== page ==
G4S and Serco respond after government pledges to review their contracts

Shares in G4S and Serco have plunged after the government has said that it will launch a review into contracts with the two outsourcing firms.

The government said that it had found evidence that both had been overcharging for work tagging criminals. Serco has released a statement in response (release):

The initial findings of the audit have highlighted to the MoJ matters of potential concern in relation to billing practices. Serco has therefore agreed with the MoJ that a detailed investigation into the contract should continue with Serco's full cooperation. The MoJ has stated that the current estimate of the amounts involved are in the low tens of millions of pounds in total for both companies since 2005. We have confirmed that we will repay any amount agreed to be due.

Now G4S have responded (release):

The Ministry of Justice (MoJ) is an important customer and G4S is committed to addressing and resolving the MoJ's concerns as soon as possible.

G4S has co-operated fully with the PwC audit and is committed to co-operating with all audits of current contracts to the full extent provided under those contracts.

G4S has requested full details of the PwC audit findings and looks forward to receiving these in order to address any findings.

The Justice Secretary has confirmed that, following the PwC audit, he has no evidence of any dishonesty in relation to the EM contracts. G4S is conducting its own review, assisted by external advisers, and is not aware of any indications of dishonesty or misconduct. G4S believes that any evidence or indication of dishonesty should be referred to the relevant authorities including, if appropriate, the SFO.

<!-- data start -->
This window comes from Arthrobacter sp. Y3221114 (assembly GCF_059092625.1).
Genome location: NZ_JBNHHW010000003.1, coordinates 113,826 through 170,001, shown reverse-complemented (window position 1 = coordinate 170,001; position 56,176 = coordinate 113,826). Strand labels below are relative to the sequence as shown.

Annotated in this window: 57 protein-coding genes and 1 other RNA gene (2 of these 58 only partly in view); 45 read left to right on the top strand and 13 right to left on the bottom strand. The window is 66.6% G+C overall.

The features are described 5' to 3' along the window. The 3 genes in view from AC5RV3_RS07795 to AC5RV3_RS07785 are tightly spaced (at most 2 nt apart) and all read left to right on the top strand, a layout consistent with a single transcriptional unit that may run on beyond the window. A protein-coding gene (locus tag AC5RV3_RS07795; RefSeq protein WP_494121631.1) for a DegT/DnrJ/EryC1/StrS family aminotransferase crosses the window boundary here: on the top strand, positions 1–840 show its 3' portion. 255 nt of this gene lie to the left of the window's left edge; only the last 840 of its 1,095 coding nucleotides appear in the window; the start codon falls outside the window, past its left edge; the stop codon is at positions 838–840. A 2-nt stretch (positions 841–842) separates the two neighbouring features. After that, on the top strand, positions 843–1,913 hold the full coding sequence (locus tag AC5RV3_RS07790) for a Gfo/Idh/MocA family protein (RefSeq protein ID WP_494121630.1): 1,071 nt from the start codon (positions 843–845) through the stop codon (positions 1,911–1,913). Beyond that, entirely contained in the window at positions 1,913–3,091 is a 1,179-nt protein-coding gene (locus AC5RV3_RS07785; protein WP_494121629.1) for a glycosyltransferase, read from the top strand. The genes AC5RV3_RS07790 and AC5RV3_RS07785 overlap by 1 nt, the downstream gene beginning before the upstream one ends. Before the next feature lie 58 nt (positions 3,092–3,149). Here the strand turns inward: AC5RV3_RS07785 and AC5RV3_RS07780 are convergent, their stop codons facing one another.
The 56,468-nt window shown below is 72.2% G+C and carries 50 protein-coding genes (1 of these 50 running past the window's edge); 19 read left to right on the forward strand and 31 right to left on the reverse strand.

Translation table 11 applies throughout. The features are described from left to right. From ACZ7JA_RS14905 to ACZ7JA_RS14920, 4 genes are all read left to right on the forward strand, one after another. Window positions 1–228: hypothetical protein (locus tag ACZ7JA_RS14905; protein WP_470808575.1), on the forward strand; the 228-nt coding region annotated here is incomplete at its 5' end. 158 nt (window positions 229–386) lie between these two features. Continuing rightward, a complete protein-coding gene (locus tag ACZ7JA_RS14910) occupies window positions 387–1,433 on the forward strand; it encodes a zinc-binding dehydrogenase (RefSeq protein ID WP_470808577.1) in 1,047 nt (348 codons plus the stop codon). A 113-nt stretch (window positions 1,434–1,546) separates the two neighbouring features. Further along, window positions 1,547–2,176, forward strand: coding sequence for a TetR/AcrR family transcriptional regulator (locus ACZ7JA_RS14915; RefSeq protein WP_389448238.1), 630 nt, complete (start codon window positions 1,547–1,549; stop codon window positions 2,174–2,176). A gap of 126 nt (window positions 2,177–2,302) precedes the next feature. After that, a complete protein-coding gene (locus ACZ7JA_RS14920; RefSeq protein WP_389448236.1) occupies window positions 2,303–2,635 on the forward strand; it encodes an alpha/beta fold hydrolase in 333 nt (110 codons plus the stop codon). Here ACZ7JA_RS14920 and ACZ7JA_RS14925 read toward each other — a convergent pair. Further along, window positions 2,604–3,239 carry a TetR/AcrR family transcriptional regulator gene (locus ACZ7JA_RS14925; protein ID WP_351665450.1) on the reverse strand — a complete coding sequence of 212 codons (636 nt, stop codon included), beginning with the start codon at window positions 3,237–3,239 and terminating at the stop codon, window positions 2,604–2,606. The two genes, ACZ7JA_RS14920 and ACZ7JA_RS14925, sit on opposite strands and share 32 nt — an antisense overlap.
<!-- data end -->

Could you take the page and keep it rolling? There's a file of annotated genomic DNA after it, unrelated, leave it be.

G4S has not received a claim for a refund. Our own review continues and if we identify any evidence of overbilling, then we will reimburse the MoJ as we would with any customer.

It is alleged that overcharging by G4S and Serco has amounted to tens of millions of pounds. The justice secretary told MPs that the firms had continued to charge the Ministry of Justice for electronic monitoring, even when offenders had returned to prison, left the country, or died, and that this may have been going on as far back as 1999. This follows an audit by PricewaterhouseCoopers (PwC), who were commissioned by Grayling after billing discrepancies were found during a re-tendering process.

Grayling said:

The audit team is at present confirming its calculations but the current estimate is that the sums involved are significant, and run into the low tens of millions in total, for both companies.